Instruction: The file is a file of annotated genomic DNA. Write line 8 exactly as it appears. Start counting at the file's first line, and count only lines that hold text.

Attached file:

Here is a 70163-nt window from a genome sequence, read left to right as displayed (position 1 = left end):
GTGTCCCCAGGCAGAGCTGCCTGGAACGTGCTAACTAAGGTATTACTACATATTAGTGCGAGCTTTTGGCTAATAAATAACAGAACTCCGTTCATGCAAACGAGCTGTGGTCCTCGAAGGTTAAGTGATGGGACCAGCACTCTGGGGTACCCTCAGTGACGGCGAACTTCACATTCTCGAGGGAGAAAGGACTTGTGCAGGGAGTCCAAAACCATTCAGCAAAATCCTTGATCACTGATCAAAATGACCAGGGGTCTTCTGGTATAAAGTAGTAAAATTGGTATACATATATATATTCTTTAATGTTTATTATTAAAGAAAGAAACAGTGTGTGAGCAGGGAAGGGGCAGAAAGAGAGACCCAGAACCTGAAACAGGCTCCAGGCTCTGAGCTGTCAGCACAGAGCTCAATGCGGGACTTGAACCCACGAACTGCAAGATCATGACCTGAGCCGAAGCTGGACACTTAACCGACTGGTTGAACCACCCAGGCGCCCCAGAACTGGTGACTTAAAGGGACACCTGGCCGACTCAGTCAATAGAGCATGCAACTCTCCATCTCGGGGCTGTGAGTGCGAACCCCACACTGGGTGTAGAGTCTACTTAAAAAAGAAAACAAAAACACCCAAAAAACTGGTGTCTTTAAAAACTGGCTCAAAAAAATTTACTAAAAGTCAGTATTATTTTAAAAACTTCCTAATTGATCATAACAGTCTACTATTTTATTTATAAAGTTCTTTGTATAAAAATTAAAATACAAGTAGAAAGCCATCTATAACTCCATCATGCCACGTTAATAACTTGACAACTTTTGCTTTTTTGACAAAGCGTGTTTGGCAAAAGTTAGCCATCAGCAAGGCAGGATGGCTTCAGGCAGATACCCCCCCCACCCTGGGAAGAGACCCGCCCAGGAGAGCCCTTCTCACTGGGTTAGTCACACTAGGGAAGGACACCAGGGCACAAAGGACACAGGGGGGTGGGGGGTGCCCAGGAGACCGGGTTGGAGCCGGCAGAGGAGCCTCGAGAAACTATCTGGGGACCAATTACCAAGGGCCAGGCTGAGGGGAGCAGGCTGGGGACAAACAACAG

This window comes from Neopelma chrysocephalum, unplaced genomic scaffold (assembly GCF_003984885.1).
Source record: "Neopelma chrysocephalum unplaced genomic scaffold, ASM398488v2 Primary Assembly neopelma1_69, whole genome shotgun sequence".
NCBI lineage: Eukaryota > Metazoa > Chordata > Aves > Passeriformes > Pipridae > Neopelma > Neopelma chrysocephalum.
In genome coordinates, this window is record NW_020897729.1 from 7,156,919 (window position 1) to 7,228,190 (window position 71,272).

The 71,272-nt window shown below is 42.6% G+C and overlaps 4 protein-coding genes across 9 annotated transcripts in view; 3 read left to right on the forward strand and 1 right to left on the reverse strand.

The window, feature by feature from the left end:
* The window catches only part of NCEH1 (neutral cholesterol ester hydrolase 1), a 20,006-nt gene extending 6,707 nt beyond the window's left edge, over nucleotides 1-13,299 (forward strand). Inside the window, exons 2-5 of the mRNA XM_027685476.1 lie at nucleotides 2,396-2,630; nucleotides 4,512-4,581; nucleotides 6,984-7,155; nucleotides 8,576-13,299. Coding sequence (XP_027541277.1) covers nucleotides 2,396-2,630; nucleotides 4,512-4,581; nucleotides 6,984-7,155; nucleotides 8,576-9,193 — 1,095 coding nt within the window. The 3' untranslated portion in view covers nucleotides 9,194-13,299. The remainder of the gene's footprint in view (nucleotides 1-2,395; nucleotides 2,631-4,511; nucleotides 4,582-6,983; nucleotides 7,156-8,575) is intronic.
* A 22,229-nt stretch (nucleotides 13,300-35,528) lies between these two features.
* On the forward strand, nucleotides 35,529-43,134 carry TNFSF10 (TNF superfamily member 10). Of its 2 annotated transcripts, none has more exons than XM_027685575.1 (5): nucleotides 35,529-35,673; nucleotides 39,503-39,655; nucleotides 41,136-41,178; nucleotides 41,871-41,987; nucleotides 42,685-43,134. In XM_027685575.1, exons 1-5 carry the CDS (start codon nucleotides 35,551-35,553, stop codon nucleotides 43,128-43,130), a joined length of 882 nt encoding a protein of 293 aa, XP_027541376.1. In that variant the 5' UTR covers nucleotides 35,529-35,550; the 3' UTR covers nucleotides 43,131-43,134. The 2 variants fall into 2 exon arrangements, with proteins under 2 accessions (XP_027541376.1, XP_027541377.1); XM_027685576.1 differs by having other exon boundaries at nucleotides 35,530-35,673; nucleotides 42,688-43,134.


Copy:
The window, feature by feature from the left end: